It is not to be supposed that even if there was an express agreement to pay at the arhatia's place of business, and also to settle accounts there, nonetheless, payment would not be made by post and a statement of account would not be sent by post.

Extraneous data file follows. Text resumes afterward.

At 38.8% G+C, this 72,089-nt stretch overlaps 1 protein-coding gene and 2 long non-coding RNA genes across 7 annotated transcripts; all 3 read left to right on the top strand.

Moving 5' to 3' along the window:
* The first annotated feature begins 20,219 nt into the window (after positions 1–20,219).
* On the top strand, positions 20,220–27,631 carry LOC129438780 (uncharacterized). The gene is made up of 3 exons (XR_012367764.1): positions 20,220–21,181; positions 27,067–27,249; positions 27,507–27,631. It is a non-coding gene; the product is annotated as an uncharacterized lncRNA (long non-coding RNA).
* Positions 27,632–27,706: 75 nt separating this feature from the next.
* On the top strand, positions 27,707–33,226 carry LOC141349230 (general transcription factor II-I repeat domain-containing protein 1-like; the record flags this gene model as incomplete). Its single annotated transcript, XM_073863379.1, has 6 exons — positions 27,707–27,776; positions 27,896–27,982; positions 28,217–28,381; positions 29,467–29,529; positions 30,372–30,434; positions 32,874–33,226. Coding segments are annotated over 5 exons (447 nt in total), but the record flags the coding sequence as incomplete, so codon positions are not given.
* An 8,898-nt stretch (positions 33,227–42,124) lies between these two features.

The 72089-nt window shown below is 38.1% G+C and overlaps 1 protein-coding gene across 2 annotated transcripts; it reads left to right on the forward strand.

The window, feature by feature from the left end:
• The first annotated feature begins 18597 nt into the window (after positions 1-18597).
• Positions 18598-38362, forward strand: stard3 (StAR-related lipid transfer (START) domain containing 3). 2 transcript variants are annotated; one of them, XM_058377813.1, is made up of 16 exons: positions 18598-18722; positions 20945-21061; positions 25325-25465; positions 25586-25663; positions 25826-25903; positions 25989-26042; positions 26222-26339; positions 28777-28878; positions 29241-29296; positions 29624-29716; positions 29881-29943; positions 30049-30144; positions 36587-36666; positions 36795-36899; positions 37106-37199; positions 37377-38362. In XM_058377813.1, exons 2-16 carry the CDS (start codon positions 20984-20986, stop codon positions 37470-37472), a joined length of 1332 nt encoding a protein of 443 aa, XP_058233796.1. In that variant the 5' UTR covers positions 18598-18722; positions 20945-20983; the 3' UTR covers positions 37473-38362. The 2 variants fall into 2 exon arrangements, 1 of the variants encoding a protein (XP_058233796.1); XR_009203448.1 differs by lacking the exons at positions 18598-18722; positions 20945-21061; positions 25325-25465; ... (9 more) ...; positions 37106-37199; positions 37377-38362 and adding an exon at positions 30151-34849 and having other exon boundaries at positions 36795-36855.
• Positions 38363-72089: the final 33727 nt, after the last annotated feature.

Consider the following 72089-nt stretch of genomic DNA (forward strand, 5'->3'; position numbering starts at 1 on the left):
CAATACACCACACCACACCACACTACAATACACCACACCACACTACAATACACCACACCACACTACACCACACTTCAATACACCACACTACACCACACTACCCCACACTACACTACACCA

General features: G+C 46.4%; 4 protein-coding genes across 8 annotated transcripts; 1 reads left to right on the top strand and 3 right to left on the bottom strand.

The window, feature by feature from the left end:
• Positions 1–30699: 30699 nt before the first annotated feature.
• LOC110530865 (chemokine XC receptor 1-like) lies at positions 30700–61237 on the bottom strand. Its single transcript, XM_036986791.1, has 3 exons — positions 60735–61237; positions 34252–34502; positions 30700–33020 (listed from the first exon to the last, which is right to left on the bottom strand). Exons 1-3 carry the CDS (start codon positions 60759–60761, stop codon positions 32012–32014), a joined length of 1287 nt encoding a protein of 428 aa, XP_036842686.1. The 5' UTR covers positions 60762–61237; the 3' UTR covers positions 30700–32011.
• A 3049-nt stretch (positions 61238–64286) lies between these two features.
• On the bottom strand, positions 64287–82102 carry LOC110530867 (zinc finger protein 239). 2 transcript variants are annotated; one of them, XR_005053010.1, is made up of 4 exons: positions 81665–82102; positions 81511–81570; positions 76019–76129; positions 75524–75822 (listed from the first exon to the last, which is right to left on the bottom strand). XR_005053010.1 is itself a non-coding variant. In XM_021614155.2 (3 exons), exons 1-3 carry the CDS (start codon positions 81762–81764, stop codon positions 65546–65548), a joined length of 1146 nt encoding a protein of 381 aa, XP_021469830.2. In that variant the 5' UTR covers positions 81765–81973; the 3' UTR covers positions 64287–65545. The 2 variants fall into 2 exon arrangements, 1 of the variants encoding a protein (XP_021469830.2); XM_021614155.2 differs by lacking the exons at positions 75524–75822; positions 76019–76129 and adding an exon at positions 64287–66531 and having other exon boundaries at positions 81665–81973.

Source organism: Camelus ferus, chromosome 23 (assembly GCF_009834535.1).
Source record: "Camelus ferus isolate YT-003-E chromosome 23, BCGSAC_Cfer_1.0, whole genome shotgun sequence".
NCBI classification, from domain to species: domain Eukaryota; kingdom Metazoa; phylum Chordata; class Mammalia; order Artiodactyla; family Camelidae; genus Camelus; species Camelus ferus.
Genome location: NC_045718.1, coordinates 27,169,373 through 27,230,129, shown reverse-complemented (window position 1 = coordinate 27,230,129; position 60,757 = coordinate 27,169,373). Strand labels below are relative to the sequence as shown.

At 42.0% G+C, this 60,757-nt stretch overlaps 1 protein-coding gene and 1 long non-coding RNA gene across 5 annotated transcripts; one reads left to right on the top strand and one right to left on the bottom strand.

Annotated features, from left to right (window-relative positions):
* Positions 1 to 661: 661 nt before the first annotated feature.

4. In other words, the learned Judge rightly thinks that the mere fact that payments have been made by, post and statements of account sent by post to Budaun is not conclusive on the question of where payment ought, under the contract, to be made. The ordinary maxim that a debtor must find his creditor, and that if no express agreement is made as, to the place of payment, the debtor must pay the creditor where he can find him, while, of course, perfectly true, if understood, is unfortunately frequently quoted and sought to be applied to circumstances to which it has no relation at all. A little knowledge is a dangerous thing, and the capacity to know by heart and quote at random legal maxims without reference to the circumstances to which they are applied, is in itself a danger and frequently leads to misunderstanding in the lower courts. There is a great difference between three classes of contract in relation to which this maxim may be discussed. There is the ordinary case of purchaser and vendor, to which, of course, it is, in the main, generally applicable. If a purchaser in Allahabad applies to a tradesman in Calcutta to sell him goods, the purchaser in. Allahabad must pay the vendor in Calcutta unless some other arrangement is made. The second class is a class of principal and agent, which may also colloquially be described as master and servant. It frequently happens that a large establishment dealing say, in carpets at Mirzapur, or cotton in Agra, or some other large commercial centre, has branch businesses presided over by managers who are in a sense, agents. They are agents to pledge their principal's credit; they are agents in many of the respects contemplated by the Contract Act, and they are frequently paid by commission on results. But in such cases as those, it may often be that the place at which the agent or branch manager is, by his contract or unwritten understanding with his principal, bound to account and bound to pay and discharge his liabilities, is the head place of business. But it is a very different matter in a case of this kind where the defendant is not a servant at all of the plaintiff, is totally independent of him, and is merely a contractor earning his living generally as a commission agent holding himself out to persons all over India, it may be, who are willing to seek and utilize his services in the markets of Bombay. In our view a totally different set of considerations applies to such persons. Unless the contract clearly indicates the contrary, an agent of this kind who becomes a factor entrusted with goods of his principal with wide powers has, no doubt, under the appropriate section of the Contract Act, eventually to account to his principal, but the accounting must necessarily be done at the place where all the business is transacted. The plaintiff is entitled to see the account, and if commercial men stood on strict technicalities, which of course they never do, the plaintiff might have to go to Bombay to see his agent's account. But he has only got to ask to see a copy and of course it would be sent to him by post. In the same way, the plaintiff can no doubt get payment of every thing which is due to him by writing to the defendant and asking him to provide for payment to be made at the plaintiff's place of business, independently of whether the defendant is bound to make payment in that way or not. Persons who contract with agents 800 miles away, and who wish to place their agents tinder an obligation to pay, or be sued, in the foreign district, must, in our view, be careful to provide expressly for that in the contract. It is impossible to draw the inference that that was the intention of the agent, at any rate, and as it takes two persons to make a contract, the law cannot draw an inference which can not be reasonably attributed to both' parties to the contract. Dr. Katju, in his very thorough argument on this point referred us to one or two authorities which, it may be suggested, had decided the contrary. There is one decision in particular of Mr. Justice IYABJI, in Motilal Pratabchand v. Surajmal Joharmal (1904) I.L.R. 30 Bom. 167, in which that learned Judge appears to consider that the mere fact that the instructions were sent by the plaintiff, the principal, in Bombay from Bombay, was sufficient to give Jurisdiction in Bombay. The learned Judge also relied upon the fact that accounts were rendered and the demand for payment was made from Bombay. Without going so far as to say that we should have decided the case the other way, we are bound to say that we are not entirely in accord with the decision. The first ground, namely, that instructions were issued from Bombay, would be fatal to every defence of this kind relating to jurisdiction, and we are satisfied that it has no justification in Taw. The other grounds on which he decided appear to be based upon the authority of an English case, Robey v. The Snaefell Mining Co. Ltd. (1887) L.R. 20 Q.B.D. 152, which, although not entirely without assistance in a discussion of this problem, had no application to the particular case which the learned Judge Was deciding. That was a question of payment for the delivery, erection and sale of machinery by the plaintiffs to the defendants. The latter were in the Isle of Man and the former were at Lincoln. Goods had been ordered by the defendants in the Isle of Man, and as they had not stipulated any special place for payment, it was held that the ordinary rule must apply, that the debtor must find the creditor, and that they ought to pay the plaintiff at Lincoln. That has no application to a case of the kind we have to consider, with regard, to transactions by an independent agent on commission.